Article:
Cary, Henry (c.1576–1633), 1st Viscount Falkland , lord deputy of Ireland, was the eldest son of the three sons and four daughters of Sir Edward Cary of Aldenham, Hertfordshire, and his wife, Katherine, daughter of Sir Henry Knyvett of Buckenham, Norfolk, and widow of Henry, Lord Paget. Cary was admitted to Gray's Inn on 2 August 1590, and may have entered Exeter College, Oxford, perhaps in 1593. He was knighted on 12 July 1599 by the earl of Essex while on military service in Ireland. He married Elizabeth Cary (qv), daughter of Sir Laurence Tanfield, chief baron of the English exchequer, in 1602; they may have had as many as eleven children. On 21 June 1603 he was made master of the jewel house in association with his father, though he appears to have subsequently undertaken military service in the low countries. Appointed a gentleman of the bedchamber, he purchased the office of comptroller of the household (and with it a seat on the privy council) in 1618. Cary sat as an MP for Hertfordshire in 1601, 1604 and 1621 and was created Viscount Falkland in the Scottish peerage on 14 November 1620. He was appointed lord deputy of Ireland on 4 February 1622 through the influence of the duke of Buckingham, but his departure was delayed by his parlous financial condition, which compelled him to sell his office of comptroller; he was sworn into office in Dublin on 8 September 1622.
Falkland arrived in Ireland as a major investigative commission completed its work, and his term of office was at first shaped by the calls for reform and retrenchment within the Irish government sponsored from London by the lord treasurer, Middlesex, until his fall in 1624. Plantation schemes were restrained, though Falkland soon emerged as a proponent of such initiatives, notably in Connacht and Wicklow, as well as supporting the extension and renovation of earlier plantations, including that in Ulster. He presided over an initiative of January 1624 to banish catholic clergy and enforce recusancy laws but this was curbed a month later, and dropped the following year on instructions from England. The international climate, with war looming against Spain and then France, placed a priority upon the security of Ireland and the resulting costs drove Falkland to impose cess in the summer of 1625. Cool towards Catholic offers to undertake a share of the defence of Ireland, he was drawn into negotiations with leading catholics over possible concessions in return for financial contributions but the great council over which he presided in the spring of 1627 failed to secure an acceptable arrangement. Instead the concessions known as the Graces were agreed, in 1628, in England. Even Falkland's attempt to put the settlement through an Irish parliament proved ineffective, since his failure to observe the requirements of Poynings’ law saw the parliament planned for November 1628 shelved. The implementation of the Graces was thenceforward to be at his discretion. In early 1629 he secured permission to resume a limited campaign against recusancy, issuing a proclamation in April directed against catholic ecclesiastical jurisdiction and religious orders.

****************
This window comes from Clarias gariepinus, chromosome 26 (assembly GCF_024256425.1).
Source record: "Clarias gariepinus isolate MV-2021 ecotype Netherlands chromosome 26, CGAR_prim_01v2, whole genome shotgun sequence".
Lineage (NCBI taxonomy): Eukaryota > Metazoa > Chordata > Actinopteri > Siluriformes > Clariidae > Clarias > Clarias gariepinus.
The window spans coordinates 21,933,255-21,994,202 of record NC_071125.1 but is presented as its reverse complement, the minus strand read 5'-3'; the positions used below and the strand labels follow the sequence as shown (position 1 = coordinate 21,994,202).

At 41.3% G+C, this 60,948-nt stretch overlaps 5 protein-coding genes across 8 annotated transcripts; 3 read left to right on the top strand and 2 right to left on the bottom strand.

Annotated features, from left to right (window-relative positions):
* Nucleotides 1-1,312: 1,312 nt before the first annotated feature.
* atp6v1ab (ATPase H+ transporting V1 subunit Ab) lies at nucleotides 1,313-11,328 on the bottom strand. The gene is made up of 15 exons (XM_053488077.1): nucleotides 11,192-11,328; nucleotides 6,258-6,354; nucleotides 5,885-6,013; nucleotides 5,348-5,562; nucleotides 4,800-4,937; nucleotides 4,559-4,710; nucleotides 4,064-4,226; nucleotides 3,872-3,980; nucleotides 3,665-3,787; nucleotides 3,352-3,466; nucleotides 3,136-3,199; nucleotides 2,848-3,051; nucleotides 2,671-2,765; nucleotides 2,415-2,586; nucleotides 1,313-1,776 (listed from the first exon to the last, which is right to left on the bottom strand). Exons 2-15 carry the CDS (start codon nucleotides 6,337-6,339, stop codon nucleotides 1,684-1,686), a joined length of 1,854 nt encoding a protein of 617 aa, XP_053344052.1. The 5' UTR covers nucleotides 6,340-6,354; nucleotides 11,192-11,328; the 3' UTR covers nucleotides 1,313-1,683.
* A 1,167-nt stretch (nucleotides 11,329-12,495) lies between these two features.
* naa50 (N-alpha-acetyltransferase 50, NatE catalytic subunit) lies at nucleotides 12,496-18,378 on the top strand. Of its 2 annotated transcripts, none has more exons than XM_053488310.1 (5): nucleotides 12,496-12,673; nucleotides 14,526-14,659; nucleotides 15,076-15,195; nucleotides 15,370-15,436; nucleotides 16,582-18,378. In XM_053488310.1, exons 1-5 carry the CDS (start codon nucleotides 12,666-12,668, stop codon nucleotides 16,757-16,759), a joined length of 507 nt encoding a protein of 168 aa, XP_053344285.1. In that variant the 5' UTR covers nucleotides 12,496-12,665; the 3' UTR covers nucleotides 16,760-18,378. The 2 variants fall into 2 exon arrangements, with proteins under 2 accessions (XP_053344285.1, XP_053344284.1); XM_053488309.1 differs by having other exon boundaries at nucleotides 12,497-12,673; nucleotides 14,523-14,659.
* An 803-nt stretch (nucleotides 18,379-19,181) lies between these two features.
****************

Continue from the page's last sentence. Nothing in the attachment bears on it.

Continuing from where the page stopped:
His tenure of office had been dogged by division, domestic and political: his wife's conversion to catholicism, made open in 1625, led to a bitter separation from her husband, while factional strife was increasingly apparent within the Irish council, with Falkland and his allies at odds with the lord chancellor Adam Loftus (qv), and the vice-treasurer, Sir Francis Annesley (qv). He had pursued various means to remedy his poor financial position, including a share in the profits of the Irish customs, and as early as 1623 he had pressed for the securing of crown title to the lands of the O'Byrnes in Wicklow hoping, without success, to secure a substantial stake in the property. His rivals urged his actions in the case against him, prompting his recall to London in 1629. Falkland retained his supporters and opponents among the Irish council but, though cleared of the charges against him and securing some satisfaction in counter-charges against his critics, he was not to return as deputy. He was readmitted to the English privy council in November 1629, serving until his death, following an accident, and the amputation of his leg, in September 1633. His eldest son Lucius, author and royalist politician, succeeded as 2nd Viscount Falkland. Henry Cary is sometimes reckoned the author of a posthumously published History of . . . Edward II (London, 1680), though this is more usually attributed to his wife; some of his papers are held in the British Library, London, and the National Archives, Dublin.